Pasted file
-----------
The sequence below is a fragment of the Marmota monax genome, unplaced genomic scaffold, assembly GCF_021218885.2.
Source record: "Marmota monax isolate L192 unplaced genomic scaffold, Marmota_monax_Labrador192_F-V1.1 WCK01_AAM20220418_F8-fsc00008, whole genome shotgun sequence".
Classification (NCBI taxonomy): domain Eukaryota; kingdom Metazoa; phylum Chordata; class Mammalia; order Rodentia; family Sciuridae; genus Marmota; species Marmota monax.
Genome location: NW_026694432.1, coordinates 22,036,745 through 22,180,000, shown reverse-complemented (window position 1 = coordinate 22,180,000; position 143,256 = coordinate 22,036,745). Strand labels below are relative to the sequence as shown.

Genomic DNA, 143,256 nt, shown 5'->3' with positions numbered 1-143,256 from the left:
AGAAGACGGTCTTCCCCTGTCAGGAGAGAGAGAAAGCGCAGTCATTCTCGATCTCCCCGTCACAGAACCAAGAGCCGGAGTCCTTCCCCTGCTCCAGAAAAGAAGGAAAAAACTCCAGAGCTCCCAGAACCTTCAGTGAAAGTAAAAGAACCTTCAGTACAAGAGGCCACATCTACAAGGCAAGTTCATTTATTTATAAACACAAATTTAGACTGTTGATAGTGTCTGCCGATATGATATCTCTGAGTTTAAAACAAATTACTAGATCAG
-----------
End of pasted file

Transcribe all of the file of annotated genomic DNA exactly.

The sequence below is a fragment of the Marmota monax genome, unplaced genomic scaffold, assembly GCF_021218885.2.
Source record: "Marmota monax isolate L192 unplaced genomic scaffold, Marmota_monax_Labrador192_F-V1.1 WCK01_AAM20220418_F8-fsc00008, whole genome shotgun sequence".
Classification (NCBI taxonomy): domain Eukaryota; kingdom Metazoa; phylum Chordata; class Mammalia; order Rodentia; family Sciuridae; genus Marmota; species Marmota monax.
Genome location: NW_026694432.1, coordinates 22,036,745 through 22,180,000, shown reverse-complemented (window position 1 = coordinate 22,180,000; position 143,256 = coordinate 22,036,745). Strand labels below are relative to the sequence as shown.

Genomic DNA, 143,256 nt, shown 5'->3' with positions numbered 1-143,256 from the left:
AGAAGACGGTCTTCCCCTGTCAGGAGAGAGAGAAAGCGCAGTCATTCTCGATCTCCCCGTCACAGAACCAAGAGCCGGAGTCCTTCCCCTGCTCCAGAAAAGAAGGAAAAAACTCCAGAGCTCCCAGAACCTTCAGTGAAAGTAAAAGAACCTTCAGTACAAGAGGCCACATCTACAAGGCAAGTTCATTTATTTATAAACACAAATTTAGACTGTTGATAGTGTCTGCCGATATGATATCTCTGAGTTTAAAACAAATTACTAGATCAG